“Shifting to a plant-based diet would be a significant catalyst for combating climate change," said Andre Laperrière, executive director of Global Open Data for Agriculture and Nutrition (GODAN), in an emailed statement to TriplePundit.
One of the best examples that showcases this shift is Impossible Foods, which, for more than a decade, has been finding ways to turn plant-based ingredients into meat alternatives. This upstart's secret: Heme, an essential molecule found in every living plant and animal, which is what makes meat taste like meat.
According to the company, one Impossible Burger (instead of a burger made from beef) uses 96 percent less land and 87 percent less water and produces 89 percent fewer GHG emissions.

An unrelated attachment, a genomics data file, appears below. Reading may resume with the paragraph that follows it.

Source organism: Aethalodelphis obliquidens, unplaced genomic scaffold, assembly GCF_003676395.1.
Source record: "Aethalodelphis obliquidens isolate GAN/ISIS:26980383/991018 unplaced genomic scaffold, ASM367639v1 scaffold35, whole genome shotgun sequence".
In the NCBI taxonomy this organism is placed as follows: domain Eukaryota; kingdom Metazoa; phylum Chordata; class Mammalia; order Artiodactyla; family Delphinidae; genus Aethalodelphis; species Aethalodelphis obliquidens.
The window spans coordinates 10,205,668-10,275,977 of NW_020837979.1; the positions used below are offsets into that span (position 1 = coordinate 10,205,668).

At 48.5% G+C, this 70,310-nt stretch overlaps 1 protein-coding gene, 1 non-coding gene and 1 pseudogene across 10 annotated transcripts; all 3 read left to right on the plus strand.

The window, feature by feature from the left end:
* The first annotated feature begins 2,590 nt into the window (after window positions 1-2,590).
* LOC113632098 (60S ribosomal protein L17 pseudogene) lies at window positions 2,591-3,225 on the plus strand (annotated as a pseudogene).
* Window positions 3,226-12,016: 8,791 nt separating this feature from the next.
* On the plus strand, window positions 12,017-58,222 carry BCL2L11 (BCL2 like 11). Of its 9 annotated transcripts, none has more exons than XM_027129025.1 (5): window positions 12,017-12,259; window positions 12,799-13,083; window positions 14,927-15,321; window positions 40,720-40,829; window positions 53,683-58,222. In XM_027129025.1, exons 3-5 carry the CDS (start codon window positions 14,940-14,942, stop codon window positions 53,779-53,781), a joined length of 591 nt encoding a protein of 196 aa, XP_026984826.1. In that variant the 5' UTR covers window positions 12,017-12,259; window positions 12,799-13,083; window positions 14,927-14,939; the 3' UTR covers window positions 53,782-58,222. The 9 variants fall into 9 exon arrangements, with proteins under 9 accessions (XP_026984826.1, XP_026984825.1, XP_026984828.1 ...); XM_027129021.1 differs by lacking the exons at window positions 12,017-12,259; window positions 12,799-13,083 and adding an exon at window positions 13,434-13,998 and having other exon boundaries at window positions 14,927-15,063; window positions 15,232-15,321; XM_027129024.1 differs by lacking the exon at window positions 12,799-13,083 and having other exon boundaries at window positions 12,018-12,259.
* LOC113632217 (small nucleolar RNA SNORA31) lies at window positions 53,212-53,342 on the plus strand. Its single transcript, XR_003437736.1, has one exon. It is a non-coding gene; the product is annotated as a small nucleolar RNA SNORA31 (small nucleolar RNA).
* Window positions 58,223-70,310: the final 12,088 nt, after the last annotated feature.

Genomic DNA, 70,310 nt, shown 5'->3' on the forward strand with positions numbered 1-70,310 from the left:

And it’s not just burgers. Impossible Foods’ plant-based options, in addition to other brands that make similar products, can be used to replace meat on your chili cheese fries, in your meat-less meatballs, in your tacos and your empanadas . . . the list goes on and on.
In another example: We all love chocolate. But churning all those cacao pods into sweets is wreaking havoc on the world’s forests. As part of its Cocoa for Generations plan, Mars says it is creating a deforestation-free global cocoa supply chain for such iconic sweets as M&Ms, Twix and Snickers.